Based on this choreographic approach (the structure of the written score remains the same, whereas performances vary in terms of movement and timing) as many versions of each adaptation were recorded as possible in order to compare them and look for other kinds of patterns in and across the performances. Five digital video cameras were used to record each performance (twenty one in total, seven times for each adaptation performed by three different artists Jeanine Durning, Ros Warby and Juliette Mapp). These recordings were then synchronised and annotated using PM2.42 The background of each recording was subtracted leaving only the silhouette of the solo artist. From this data the 3D pathway of each performer could be extracted. Thus, the dance data collected for Deborah Hay’s on-line score includes these 21 digital video recordings, extracted silhouettes, 3d pathways, the score text and the annotations. This material is used to publish research results on the Motion Bank score website for Deborah Hay, alongside extensive interview fragments organised in relation to six conceptual themes framing her choreographic methods. Motion Bank continues to probe and explore this dance dataset, a total of 4TB, for example in the context of Choreographic Coding Labs43 and other research and creative contexts.44

Motion Bank had as one of its goals the development of software that might be used by others to create their own on-line scores to add to the Motion Bank collection. This was achieved through the development of two systems. One of these is the reprogrammed version of Piecemaker, PM2, based on the original research of David Kern.45 PM2 is currently in use by several organisations including the Pina Bausch Foundation; MA Contemporary Dance Education, Frankfurt University of Music and Performing Arts; Codarts, Rotterdam and the International Choreographic Arts (ICK) Amsterdam. The other software is MoSys, the publishing system developed for the publication of the on-line scores. MoSys consists of an editor to browse collections of recorded, analyzed and annotated material and arrange it into ‘views’ as sets and a frontend to view them. Each set comprises a grid-like system of cells that can interact with each other using a unique messaging system. Since 2013, an additional system, Piecemeta (PMa) has been in development. PMa is a platform for sharing and collaborating on dance-related data, e.g. the Deborah Hay dataset. It enables simplified data storage through a variety of import formats and recording tools and offers the possibility to play back, remix and extend the stored data sets through the services’ programming interface. These data sets can be made public to be further analysed, transformed and enhanced by other researchers and artists.46 Currently, Motion Bank is developing a concept for a Dance Data Network, which will feature local, affordable data storage at each network location and sharing methods and systems.47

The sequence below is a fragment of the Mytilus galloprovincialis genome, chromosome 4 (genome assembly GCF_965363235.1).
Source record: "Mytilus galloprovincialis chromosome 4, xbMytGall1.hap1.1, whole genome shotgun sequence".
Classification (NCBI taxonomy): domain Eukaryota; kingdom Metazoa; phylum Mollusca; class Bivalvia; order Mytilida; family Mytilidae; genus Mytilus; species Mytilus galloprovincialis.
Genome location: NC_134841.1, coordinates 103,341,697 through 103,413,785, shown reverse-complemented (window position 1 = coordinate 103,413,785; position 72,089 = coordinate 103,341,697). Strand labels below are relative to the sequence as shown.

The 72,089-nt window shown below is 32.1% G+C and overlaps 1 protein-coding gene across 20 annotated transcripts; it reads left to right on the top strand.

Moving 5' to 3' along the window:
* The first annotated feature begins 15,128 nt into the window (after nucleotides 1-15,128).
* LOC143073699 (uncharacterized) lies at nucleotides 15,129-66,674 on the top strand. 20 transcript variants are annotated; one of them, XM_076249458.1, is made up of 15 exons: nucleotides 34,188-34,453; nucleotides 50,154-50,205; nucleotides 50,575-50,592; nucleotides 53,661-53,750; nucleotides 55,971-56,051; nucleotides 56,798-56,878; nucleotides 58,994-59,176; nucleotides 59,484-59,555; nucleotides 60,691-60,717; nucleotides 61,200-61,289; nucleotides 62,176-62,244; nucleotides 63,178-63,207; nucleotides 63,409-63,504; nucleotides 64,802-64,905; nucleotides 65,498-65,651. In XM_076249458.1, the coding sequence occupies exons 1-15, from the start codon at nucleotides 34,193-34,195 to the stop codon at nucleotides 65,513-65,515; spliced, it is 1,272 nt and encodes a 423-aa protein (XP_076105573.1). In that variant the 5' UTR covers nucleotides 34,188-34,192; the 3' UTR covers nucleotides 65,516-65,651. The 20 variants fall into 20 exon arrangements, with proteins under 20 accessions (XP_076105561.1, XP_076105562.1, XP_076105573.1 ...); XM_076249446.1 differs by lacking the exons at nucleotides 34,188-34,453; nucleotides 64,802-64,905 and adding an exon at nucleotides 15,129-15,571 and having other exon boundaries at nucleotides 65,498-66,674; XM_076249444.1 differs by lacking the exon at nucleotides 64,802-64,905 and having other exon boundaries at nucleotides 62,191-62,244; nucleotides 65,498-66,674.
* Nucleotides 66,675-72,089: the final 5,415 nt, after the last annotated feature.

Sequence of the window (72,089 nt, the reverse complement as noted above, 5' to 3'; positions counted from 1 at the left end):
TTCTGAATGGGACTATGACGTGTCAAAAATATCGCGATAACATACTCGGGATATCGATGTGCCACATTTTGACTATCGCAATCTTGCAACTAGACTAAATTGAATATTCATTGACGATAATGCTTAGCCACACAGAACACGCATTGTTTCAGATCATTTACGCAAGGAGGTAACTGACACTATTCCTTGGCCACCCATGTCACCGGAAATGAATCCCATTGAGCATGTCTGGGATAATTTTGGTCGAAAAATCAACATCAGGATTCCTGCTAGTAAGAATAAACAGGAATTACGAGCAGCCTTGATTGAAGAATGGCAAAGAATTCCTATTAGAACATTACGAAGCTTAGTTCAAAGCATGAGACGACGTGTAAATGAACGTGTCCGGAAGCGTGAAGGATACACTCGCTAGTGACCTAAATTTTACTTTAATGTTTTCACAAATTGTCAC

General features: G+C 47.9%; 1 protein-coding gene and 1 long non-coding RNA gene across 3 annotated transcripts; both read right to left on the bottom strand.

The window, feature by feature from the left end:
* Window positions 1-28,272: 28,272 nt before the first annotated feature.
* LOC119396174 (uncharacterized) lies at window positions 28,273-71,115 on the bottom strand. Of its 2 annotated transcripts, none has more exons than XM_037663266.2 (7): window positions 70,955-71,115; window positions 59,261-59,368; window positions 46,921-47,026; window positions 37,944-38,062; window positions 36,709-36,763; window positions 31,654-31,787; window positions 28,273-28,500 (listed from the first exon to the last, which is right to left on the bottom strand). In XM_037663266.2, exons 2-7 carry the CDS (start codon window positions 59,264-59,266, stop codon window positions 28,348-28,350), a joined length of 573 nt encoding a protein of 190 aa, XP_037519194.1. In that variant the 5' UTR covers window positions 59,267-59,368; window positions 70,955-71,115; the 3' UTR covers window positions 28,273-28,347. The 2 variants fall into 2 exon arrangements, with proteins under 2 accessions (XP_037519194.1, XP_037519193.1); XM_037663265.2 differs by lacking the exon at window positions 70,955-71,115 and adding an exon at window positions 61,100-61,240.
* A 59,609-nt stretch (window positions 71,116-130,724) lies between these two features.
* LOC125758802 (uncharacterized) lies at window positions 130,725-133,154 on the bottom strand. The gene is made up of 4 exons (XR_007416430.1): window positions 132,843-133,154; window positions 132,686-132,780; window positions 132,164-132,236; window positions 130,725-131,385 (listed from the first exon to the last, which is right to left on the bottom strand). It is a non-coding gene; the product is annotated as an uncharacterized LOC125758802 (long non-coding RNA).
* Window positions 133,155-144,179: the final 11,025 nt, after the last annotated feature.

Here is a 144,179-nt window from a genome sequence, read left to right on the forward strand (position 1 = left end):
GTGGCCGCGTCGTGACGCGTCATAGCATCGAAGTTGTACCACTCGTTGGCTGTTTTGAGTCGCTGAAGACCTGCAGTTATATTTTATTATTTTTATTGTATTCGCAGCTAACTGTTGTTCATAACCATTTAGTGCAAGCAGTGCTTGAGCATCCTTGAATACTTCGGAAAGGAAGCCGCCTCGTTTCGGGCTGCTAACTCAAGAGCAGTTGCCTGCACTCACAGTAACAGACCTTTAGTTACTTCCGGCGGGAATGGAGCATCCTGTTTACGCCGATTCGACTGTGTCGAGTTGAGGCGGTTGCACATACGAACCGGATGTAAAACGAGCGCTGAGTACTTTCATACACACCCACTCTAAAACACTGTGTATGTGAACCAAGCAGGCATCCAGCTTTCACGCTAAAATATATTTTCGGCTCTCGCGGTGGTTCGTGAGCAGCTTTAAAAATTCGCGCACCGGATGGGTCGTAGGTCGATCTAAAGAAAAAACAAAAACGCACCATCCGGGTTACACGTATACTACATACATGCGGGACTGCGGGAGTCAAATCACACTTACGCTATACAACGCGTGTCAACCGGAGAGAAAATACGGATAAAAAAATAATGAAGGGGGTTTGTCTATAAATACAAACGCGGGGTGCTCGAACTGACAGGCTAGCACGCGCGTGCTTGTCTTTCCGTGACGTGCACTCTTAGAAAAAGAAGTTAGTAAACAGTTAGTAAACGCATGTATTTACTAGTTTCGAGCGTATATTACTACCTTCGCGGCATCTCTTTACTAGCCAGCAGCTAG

The aim of drafting this account of Dance Becoming Data has been to draw attention to a relatively small number of high profile projects bringing together artists and researchers with different backgrounds, motivations and concerns. What linked all these projects was the sharing of certain questions emerging from and around the practical work of documenting and digitising the processes and products of dance making. These questions take on new meaning and added emphasis in the context of the latest developments in computational and networked media. The future trajectory for this research into dance becoming data (the work Motion Bank intends to continue) requires even more focus on the critical conversations occurring at the intersection of various disciplines, crossing the boundaries between artistic, scholarly and scientific practices.


Bevilacqua, Frédéric. “Momentary notes on capturing gestures.” Capturing Intention: Documentation, analysis and notation research based on the work of Emio Greco|PC. Editor Scott deLahunta, 26-31, Amsterdam, NL: Emio Greco|PC and Amsterdam School of the Arts, 2007.

Church, Luke, Nick Rothwell, Marc Downie, Scott deLahunta, and Alan Blackwell. “Sketching by Programming in the Choreographic Language Agent.” Proceedings of the Psychology of Programming Interest Group Annual Conference (2012): 163-174.

deLahunta, Scott. “Wayne McGregor’s Choreographic Language Agent.” Transmission in Motion: The Technologizing of Dance. Editor Maaike Bleeker, 108-117. London: Routledge, 2016.

deLahunta, Scott. “Software for Dancers: Coding Forms” Performance Research 7, no. 2 (2002): 96-102.

deLahunta, Scott, and Norah Zuniga Shaw. “Constructing Memories: Creation of the choreographic resource.” Performance Research 11, no. 2 (2006): 53–62.

deLahunta, Scott, and Norah Zuniga Shaw. “Choreographic Resources Agents, Archives, Scores and Installations.” Performance Research 13, no. 1 (2008): 131-133.

deLahunta, Scott, editor. Capturing Intention: Documentation, analysis and notation research based on the work of Emio Greco|PC. Amsterdam, NL: Emio Greco|PC and Amsterdam School of the Arts. 2007, 42-55.